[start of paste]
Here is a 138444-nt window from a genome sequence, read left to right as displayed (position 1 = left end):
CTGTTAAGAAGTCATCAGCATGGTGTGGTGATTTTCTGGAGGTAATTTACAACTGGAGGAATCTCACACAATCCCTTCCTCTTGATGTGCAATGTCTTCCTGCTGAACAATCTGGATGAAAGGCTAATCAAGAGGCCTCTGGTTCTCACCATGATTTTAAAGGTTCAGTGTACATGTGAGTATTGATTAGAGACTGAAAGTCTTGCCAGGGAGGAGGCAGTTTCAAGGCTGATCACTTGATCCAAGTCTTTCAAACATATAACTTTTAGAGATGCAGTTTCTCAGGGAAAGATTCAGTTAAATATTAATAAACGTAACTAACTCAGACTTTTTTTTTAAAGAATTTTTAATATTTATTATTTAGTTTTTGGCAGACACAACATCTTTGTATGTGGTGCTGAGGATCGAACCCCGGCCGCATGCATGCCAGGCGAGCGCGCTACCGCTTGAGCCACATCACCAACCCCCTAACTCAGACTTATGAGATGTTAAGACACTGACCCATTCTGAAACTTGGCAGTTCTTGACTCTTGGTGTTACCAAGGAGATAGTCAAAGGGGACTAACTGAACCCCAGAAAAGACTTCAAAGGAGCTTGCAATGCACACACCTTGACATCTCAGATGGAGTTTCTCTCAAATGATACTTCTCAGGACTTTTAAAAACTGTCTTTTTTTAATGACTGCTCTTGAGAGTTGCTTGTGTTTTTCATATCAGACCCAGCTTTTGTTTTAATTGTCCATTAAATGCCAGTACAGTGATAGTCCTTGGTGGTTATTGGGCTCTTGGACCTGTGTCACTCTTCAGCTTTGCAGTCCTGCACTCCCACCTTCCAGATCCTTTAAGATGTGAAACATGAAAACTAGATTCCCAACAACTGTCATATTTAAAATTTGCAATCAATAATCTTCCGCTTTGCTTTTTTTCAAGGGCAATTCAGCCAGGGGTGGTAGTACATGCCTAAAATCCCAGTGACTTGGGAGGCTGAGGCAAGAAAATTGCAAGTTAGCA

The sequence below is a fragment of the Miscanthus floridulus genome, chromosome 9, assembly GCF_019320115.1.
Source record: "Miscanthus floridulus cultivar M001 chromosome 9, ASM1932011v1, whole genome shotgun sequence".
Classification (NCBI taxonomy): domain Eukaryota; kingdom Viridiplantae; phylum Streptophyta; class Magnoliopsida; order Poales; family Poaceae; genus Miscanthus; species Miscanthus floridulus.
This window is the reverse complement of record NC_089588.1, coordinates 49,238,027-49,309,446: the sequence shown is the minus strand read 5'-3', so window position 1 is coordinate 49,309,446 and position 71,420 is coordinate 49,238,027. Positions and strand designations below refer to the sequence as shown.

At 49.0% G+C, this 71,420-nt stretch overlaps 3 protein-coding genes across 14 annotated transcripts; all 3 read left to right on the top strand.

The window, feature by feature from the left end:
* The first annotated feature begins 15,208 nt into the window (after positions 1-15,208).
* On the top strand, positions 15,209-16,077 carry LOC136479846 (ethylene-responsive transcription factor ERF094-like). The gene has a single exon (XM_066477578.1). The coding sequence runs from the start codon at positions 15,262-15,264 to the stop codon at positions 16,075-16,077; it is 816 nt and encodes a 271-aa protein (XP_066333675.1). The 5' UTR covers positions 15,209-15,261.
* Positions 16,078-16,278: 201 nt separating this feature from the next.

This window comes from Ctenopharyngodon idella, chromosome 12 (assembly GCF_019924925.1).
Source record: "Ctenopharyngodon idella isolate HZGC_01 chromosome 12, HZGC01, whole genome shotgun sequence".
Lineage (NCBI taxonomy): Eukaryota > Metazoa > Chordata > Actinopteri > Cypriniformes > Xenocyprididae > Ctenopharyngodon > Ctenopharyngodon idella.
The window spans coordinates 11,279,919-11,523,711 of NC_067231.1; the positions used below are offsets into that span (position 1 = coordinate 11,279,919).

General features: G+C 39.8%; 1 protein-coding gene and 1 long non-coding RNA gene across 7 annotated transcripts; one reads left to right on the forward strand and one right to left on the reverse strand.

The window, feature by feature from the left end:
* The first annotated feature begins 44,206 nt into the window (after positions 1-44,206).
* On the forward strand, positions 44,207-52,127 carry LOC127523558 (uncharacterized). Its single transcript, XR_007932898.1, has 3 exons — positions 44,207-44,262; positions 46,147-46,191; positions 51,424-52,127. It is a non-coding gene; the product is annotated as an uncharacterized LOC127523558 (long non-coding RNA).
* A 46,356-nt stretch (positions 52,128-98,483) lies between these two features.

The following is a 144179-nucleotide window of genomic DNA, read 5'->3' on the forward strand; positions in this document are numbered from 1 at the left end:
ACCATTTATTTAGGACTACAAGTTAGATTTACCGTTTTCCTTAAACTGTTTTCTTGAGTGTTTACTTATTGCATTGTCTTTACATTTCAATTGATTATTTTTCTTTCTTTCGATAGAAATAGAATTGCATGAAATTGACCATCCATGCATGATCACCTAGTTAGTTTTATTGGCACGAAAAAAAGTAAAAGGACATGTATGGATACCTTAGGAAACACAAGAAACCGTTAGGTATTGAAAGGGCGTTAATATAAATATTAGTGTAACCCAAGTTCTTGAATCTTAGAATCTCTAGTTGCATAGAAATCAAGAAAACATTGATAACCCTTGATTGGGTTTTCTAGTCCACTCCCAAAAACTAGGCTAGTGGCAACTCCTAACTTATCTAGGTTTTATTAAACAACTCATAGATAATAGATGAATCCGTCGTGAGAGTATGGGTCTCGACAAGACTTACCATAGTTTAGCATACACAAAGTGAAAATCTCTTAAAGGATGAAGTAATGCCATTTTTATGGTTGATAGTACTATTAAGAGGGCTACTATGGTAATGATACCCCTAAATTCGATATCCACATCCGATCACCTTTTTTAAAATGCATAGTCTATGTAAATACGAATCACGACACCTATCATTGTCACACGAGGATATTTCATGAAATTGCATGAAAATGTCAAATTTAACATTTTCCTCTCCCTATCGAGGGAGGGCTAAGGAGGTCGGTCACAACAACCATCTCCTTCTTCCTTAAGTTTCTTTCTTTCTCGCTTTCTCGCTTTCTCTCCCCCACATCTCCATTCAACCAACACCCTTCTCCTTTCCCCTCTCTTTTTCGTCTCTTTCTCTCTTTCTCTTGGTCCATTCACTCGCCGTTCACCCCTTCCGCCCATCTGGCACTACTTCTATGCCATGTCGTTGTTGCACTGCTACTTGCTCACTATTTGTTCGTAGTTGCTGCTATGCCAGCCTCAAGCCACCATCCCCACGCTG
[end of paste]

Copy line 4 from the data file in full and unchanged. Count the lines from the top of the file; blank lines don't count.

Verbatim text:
Source record: "Miscanthus floridulus cultivar M001 chromosome 9, ASM1932011v1, whole genome shotgun sequence".